Tag Archive for maintenance

The Amateur Mechanic

I find working on my motorcycle both satisfying and humbling.

Some of my friends, including those who also ride, are often surprised I do some of my own maintenance. It’s simple stuff, mostly, like changing the oil and filter, changing the brake fluid, or swapping the brake pads. This week I changed the battery, and I hope to put new spark plugs and cables on her soon.

My mechanic friends, on the other hand, stop just short of patting me on the head and saying, “That’s cute, kid.” I don’t have the tools or the right combination of skill and desire to get much fancier than that. I don’t need the front wheel falling off the fork at 60mph, or the whole thing going wobbly because I didn’t align the rear axle.

Also, I find it’s the little things that kick my ass. Consider this negative battery terminal:

Designed by Satan

The access hole to get to it is just a hair bigger than the terminal block itself, and the cable connection blocks the view of the nut. To make matters worse, the cables and the chassis make it impossible to go at the nut straight on with a screwdriver. What should take seconds becomes several clumsy minutes of cussing and dropped screws.

I also have a superpower: I can banish screws into the fifth dimension, never to be seen again. When I first removed the positive screw port, it tumbled into the chassis somewhere. I heard it *clink* against metal, but it never made it to the ground. I searched all around the gap it fell into, rocked the bike to shake it loose, all to no avail.

Knowing my luck, I worried it was sitting neatly in a gap in the drive chain, waiting to get pulled into the sprockets and tear them apart. This led to a new experiment: opening the sprocket guard to double check. No screw, just more lost time and an opportunity to remove some chain lube build-up.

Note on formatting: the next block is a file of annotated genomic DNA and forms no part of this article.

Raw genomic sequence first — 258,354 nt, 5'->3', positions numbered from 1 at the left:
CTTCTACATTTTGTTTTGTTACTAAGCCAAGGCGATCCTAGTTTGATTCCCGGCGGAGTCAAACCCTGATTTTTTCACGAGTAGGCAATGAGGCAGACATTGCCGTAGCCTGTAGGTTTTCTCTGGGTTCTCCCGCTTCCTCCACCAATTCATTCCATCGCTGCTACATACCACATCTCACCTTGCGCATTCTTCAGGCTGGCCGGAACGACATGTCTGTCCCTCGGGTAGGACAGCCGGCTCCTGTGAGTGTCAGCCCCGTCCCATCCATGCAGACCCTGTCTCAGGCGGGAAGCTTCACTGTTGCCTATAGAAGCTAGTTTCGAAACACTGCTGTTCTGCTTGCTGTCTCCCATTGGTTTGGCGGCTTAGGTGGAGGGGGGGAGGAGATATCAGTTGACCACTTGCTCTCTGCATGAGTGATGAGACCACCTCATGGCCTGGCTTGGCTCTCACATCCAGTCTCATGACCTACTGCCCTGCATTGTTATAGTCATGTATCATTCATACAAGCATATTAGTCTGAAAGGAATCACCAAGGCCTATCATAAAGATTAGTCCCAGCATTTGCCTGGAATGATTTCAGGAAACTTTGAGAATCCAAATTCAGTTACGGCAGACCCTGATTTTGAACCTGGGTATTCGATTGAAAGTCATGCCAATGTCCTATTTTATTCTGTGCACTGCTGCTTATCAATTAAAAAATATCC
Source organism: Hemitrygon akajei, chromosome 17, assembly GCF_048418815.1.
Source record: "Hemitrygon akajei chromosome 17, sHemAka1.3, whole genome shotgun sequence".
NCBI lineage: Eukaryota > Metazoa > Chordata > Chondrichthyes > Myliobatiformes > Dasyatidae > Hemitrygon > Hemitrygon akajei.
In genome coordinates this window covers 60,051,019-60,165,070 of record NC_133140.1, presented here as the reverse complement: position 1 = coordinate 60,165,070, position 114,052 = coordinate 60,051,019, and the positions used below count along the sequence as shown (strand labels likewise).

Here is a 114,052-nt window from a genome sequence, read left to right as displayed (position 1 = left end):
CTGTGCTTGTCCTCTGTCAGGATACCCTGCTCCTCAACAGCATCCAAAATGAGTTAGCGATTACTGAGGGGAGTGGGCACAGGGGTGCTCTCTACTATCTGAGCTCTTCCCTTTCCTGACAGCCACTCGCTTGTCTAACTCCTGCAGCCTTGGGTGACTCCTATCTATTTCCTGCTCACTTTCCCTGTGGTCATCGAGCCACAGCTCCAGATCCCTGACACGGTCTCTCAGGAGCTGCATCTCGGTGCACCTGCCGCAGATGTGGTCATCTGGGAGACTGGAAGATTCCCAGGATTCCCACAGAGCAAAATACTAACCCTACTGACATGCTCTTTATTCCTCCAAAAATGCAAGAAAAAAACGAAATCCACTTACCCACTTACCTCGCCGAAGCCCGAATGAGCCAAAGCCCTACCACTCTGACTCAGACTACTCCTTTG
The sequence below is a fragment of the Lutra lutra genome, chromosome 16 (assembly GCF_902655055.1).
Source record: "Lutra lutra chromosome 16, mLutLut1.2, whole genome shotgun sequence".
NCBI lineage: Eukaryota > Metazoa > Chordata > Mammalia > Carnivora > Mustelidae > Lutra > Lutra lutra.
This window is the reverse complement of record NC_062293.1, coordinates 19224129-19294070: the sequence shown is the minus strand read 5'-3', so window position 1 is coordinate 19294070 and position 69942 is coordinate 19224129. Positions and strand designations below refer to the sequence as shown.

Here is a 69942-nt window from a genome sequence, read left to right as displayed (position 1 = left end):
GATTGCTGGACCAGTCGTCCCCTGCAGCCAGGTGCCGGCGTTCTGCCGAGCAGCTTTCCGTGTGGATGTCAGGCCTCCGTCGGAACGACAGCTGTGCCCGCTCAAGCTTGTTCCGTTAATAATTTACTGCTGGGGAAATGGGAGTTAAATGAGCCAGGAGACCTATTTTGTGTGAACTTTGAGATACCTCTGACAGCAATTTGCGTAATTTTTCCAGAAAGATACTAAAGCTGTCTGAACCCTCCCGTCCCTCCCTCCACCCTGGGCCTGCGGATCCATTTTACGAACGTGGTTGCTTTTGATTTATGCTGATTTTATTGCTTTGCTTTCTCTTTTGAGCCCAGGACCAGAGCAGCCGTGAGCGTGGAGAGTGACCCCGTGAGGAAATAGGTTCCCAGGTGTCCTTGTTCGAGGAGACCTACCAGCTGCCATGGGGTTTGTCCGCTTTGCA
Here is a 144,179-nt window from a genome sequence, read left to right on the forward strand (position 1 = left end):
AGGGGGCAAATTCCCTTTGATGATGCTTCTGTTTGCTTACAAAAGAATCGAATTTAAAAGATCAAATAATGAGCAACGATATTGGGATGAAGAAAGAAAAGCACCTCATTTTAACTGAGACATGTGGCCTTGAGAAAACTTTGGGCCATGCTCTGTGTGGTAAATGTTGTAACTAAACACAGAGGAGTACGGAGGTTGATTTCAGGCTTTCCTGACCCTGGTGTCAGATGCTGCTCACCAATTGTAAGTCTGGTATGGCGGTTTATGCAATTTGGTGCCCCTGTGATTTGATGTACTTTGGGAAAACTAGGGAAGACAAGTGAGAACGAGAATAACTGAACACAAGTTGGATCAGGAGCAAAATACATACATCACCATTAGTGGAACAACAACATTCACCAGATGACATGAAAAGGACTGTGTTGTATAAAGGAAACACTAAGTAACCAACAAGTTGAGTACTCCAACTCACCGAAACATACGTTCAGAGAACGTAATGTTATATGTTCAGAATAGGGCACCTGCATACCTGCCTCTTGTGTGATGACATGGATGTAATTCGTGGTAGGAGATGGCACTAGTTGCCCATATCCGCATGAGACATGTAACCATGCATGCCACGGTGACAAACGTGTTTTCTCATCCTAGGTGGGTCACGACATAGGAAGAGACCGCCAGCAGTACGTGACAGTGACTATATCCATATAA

Another screw disappeared from the battery cover some time ago (probably when I installed the battery minder cables). This one was 25mm (about 1″) long. You’d think it’d have been easy to find. Nope. Fifth dimension, man.

I’d also been searching for the radiator fill cap for some time. As in, since last season. Yes, you can laugh. The coolant reservoir is easy to spot. Even after consulting my trusty Haynes manual, I just could not find the damned fill cap. Someone even tried to tell me my bike doesn’t have coolant, just a radiator fan, because it’s “only” a 600.

I looked it up again this week while I had the manual in hand, noted again that it said “behind the passenger foot peg” and consulted the photos. No, still not making sense. But then I shifted perspective a little, saw a knob, leaned down farther. . .

“AHA!” So loud my daughter came outside wondering if I’d broken something, or if I’d tipped the bike over on my head. (She has such confidence in her dad.)

The cap was tiny, it was camouflaged, and it’s probably also a fifth-dimensional object only visible when the stars align in proper configuration.

Okay, maybe not. But the tube itself is no fatter than a #2 pencil, so it probably just didn’t register as a the reservoir fill in my mechanically-challenged brain.

(Side note: I felt a lot less stupid when purchasing the coolant today. I hit an auto parts store and told the clerk I just needed coolant for my motorcycle. He looked at me like I was speaking Greek, and no shit, I had to repeat it twice and say, “You know, the stuff that goes in a radiator?” before he pointed me to the right aisle.)

There’s a lot of satisfaction in saying, “I did this!” Even for simple tasks. It reminds me I’ve got a lot to learn, too. It’s kaizen: continual improvement. Just like my wife, Lenore’s pretty good at keeping me in my place.

Now on the Summer agenda is flushing the whole coolant system. This requires removing the gas tank, which the Haynes manual rates as two wrenches (of five) in difficulty. We’ll see.